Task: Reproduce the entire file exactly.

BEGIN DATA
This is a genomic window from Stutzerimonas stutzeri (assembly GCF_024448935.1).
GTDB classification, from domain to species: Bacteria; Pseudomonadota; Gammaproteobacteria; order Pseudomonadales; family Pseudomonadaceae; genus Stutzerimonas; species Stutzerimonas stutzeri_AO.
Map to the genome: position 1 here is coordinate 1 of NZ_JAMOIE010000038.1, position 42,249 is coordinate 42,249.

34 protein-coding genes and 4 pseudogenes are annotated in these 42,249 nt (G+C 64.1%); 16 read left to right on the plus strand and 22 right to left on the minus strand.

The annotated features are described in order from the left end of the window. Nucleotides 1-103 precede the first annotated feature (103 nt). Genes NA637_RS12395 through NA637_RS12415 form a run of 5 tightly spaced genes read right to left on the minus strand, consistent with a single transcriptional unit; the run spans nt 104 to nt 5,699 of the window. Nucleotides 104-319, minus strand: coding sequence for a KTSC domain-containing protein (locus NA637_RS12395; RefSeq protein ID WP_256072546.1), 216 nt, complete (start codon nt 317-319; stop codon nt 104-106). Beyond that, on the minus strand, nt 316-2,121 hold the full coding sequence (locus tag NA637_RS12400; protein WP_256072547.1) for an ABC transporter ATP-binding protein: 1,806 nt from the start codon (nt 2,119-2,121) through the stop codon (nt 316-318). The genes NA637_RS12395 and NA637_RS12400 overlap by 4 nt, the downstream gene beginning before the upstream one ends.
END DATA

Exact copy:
This is a genomic window from Stutzerimonas stutzeri (assembly GCF_024448935.1).
GTDB classification, from domain to species: Bacteria; Pseudomonadota; Gammaproteobacteria; order Pseudomonadales; family Pseudomonadaceae; genus Stutzerimonas; species Stutzerimonas stutzeri_AO.
Map to the genome: position 1 here is coordinate 1 of NZ_JAMOIE010000038.1, position 42,249 is coordinate 42,249.

34 protein-coding genes and 4 pseudogenes are annotated in these 42,249 nt (G+C 64.1%); 16 read left to right on the plus strand and 22 right to left on the minus strand.

The annotated features are described in order from the left end of the window. Nucleotides 1-103 precede the first annotated feature (103 nt). Genes NA637_RS12395 through NA637_RS12415 form a run of 5 tightly spaced genes read right to left on the minus strand, consistent with a single transcriptional unit; the run spans nt 104 to nt 5,699 of the window. Nucleotides 104-319, minus strand: coding sequence for a KTSC domain-containing protein (locus NA637_RS12395; RefSeq protein ID WP_256072546.1), 216 nt, complete (start codon nt 317-319; stop codon nt 104-106). Beyond that, on the minus strand, nt 316-2,121 hold the full coding sequence (locus tag NA637_RS12400; protein WP_256072547.1) for an ABC transporter ATP-binding protein: 1,806 nt from the start codon (nt 2,119-2,121) through the stop codon (nt 316-318). The genes NA637_RS12395 and NA637_RS12400 overlap by 4 nt, the downstream gene beginning before the upstream one ends.